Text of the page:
This is perhaps a related joke to 2706: Bendy, but now with squares and compressed areas instead of triangles and extended lengths. Unsolved packing problems also appear to be a long-standing interest of Randall, who shows himself pondering "the most efficient packing of round-cut diamonds of uniform size" in the What If? Expensive Shoebox, with the title text "A Google search for unsolved+packing+problems very nearly got me just now."
- ↑ Gensane, T., Ryckelynck, P. – Improved dense packings of congruent squares in a square. Discrete Comput Geom 34, pages 97–109 (2005). https://doi.org/10.1007/s00454-004-1129-z
Transcript[edit]
This transcript is incomplete. Please help editing it! Thanks. |
- [11 squares are optimally packed inside a square arrangement. A grey square behind it shows the space that the squares take up. There are two squares in the top left and top right corner, then four in an L shape in the bottom left corner with the long side on the bottom. The remaining 5 squares are imperfectly formed into a larger square, rotated roughly 45 degrees, with the fifth square in the remaining space in the bottom left, also rotated. The squares are hand-drawn so the lines are imperfect.]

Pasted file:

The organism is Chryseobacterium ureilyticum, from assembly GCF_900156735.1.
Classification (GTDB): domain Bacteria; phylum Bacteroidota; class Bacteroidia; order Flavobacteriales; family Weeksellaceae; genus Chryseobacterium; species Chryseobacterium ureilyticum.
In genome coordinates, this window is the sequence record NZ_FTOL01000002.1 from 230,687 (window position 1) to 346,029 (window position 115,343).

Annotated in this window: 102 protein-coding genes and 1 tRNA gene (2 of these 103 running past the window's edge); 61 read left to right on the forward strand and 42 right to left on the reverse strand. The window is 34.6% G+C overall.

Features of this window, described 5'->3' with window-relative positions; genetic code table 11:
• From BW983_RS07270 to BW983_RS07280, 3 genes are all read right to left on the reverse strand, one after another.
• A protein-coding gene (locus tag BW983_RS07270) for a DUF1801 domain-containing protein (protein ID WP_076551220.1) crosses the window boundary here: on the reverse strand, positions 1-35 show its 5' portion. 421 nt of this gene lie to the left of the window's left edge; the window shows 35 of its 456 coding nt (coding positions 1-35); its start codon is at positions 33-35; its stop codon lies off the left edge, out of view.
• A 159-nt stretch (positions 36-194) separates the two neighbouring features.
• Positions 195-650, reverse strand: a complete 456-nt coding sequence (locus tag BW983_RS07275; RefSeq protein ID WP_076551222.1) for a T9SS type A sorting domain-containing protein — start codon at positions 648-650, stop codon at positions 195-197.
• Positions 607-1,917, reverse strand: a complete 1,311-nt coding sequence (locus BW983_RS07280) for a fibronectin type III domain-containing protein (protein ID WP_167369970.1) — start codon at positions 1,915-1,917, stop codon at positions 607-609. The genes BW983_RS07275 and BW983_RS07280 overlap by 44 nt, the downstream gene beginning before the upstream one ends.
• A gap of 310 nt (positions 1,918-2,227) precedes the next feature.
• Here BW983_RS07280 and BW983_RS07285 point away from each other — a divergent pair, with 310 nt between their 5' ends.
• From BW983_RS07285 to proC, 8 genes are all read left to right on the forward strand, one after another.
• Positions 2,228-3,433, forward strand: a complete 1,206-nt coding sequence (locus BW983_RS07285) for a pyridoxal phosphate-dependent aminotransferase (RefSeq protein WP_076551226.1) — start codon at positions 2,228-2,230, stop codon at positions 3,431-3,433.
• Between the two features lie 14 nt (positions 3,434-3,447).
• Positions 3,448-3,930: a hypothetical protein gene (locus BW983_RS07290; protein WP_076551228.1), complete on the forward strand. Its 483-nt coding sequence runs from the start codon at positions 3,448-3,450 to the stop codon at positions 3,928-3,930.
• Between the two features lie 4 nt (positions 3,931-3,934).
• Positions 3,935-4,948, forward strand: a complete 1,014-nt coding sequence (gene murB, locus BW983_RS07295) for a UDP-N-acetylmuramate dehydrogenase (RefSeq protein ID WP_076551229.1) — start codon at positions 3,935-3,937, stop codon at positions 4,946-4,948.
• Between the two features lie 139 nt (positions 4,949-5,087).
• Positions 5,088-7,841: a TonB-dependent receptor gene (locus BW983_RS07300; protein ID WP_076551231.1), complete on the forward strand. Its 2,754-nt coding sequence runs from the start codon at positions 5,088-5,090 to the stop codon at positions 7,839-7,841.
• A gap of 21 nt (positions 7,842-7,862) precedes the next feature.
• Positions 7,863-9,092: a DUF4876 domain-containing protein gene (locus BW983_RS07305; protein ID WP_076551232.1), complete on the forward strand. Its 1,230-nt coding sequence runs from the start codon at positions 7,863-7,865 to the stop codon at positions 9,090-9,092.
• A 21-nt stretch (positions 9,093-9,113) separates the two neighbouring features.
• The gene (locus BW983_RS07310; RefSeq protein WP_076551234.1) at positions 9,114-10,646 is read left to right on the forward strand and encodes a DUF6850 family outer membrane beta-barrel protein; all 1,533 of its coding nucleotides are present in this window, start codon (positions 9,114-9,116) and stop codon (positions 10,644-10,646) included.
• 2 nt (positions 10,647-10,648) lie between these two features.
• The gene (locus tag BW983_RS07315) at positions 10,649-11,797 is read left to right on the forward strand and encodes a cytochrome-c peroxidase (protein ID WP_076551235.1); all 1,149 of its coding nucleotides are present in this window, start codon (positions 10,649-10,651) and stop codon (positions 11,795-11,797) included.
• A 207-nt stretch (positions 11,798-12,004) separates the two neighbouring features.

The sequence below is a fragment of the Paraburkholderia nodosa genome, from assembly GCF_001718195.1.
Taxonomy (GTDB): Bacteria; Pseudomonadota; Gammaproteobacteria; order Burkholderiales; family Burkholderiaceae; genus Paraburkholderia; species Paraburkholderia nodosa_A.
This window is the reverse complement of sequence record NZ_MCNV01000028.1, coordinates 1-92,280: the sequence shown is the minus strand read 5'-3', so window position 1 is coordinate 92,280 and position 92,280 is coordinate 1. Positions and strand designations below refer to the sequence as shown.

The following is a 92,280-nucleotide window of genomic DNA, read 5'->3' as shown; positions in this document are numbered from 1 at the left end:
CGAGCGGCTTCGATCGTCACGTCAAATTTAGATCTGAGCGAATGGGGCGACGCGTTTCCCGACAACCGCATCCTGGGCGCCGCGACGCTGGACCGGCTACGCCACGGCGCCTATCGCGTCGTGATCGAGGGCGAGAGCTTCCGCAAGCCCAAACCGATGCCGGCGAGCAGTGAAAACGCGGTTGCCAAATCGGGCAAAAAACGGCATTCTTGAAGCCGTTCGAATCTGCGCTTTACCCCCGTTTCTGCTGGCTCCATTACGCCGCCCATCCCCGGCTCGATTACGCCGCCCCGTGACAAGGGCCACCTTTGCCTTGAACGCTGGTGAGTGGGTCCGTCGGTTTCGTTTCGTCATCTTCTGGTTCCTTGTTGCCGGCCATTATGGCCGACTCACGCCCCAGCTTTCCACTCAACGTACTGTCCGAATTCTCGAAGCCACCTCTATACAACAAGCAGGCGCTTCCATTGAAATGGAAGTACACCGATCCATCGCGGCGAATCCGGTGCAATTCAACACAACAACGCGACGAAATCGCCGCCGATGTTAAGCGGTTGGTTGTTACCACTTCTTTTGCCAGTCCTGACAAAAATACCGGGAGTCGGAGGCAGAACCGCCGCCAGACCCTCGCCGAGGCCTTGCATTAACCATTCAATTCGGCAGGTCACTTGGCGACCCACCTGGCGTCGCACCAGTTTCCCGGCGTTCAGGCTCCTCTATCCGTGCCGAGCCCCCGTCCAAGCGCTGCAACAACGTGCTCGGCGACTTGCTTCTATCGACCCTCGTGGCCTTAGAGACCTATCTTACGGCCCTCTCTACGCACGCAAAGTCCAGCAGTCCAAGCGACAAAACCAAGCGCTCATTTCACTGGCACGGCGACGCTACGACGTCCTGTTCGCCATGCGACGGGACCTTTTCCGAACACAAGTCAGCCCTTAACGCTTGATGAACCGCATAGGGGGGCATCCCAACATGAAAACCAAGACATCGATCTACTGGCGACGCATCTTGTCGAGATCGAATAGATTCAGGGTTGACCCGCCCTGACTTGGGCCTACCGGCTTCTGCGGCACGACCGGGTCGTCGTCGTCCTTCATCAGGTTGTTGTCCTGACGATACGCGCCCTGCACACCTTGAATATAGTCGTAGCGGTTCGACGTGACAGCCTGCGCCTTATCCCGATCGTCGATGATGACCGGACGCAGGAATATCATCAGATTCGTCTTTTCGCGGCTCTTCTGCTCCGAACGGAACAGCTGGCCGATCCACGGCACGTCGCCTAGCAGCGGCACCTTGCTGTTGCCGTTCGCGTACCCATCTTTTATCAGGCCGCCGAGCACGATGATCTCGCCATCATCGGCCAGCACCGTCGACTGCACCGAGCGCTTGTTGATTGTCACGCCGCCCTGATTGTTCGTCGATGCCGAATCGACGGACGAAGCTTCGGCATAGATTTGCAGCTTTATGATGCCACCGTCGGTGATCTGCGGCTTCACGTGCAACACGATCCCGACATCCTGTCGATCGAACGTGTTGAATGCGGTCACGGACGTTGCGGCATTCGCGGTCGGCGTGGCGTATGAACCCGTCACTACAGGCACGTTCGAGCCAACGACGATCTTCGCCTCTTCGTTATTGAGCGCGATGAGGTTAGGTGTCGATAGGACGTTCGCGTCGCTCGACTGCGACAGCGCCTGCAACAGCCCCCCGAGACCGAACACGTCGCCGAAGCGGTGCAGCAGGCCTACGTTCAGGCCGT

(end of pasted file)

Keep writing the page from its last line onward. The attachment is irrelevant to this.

- Previous best
- s<3.877084
- (Gensane, 2004)
- [The same arrangement is shown, however the squares have been "crushed" as if they were real objects. The rotated squares have been most affected, with lines indicating crushing as well as rounded corners. The outer squares have been crushed into the inner squares, and many have cracks. A dashed line shows the old grey square while a new, smaller grey square marks the edges of the new arrangement.]
- New record
- s<3.40
- [Caption below the panel:]
- I've significantly improved on the solution to the n=11 square packing problem by using a hydraulic press.
Discussion
I suspect Randall saw the same social media post that I did (or maybe a repost of the same social media post, who knows or cares). I don't really want to make an explanation, but anyone who does, here's a link to a bunch of square packing findings... of course, no hydraulic press allowed for these packings. https://erich-friedman.github.io/packing/squinsqu/ Tsumikiminiwa (talk) 22:07, 20 February 2023 (UTC)
- Yeah, this was on r/mathmemes the other day. 172.64.238.48 00:03, 21 February 2023 (UTC)
Welcome to the Hydraulic Press Channel. Today we have a set of squares that are usually used in packing problems. You are supposed to fit them into other squares by arranging them. But I think we can get them to fit easier if we put them on the press, and just try to make them smaller. We are going to start with one square, and see how much smaller we can make this. And here we go.
- Needs to include a mention of the "Square Packer Five Meeellion"... 172.68.51.141 16:48, 21 February 2023 (UTC)
The post where I saw this said: “God is dead, and what killed him was learning [the similarly inelegant-appearing n=17 solution].” 172.70.254.216 13:08, 21 February 2023 (UTC)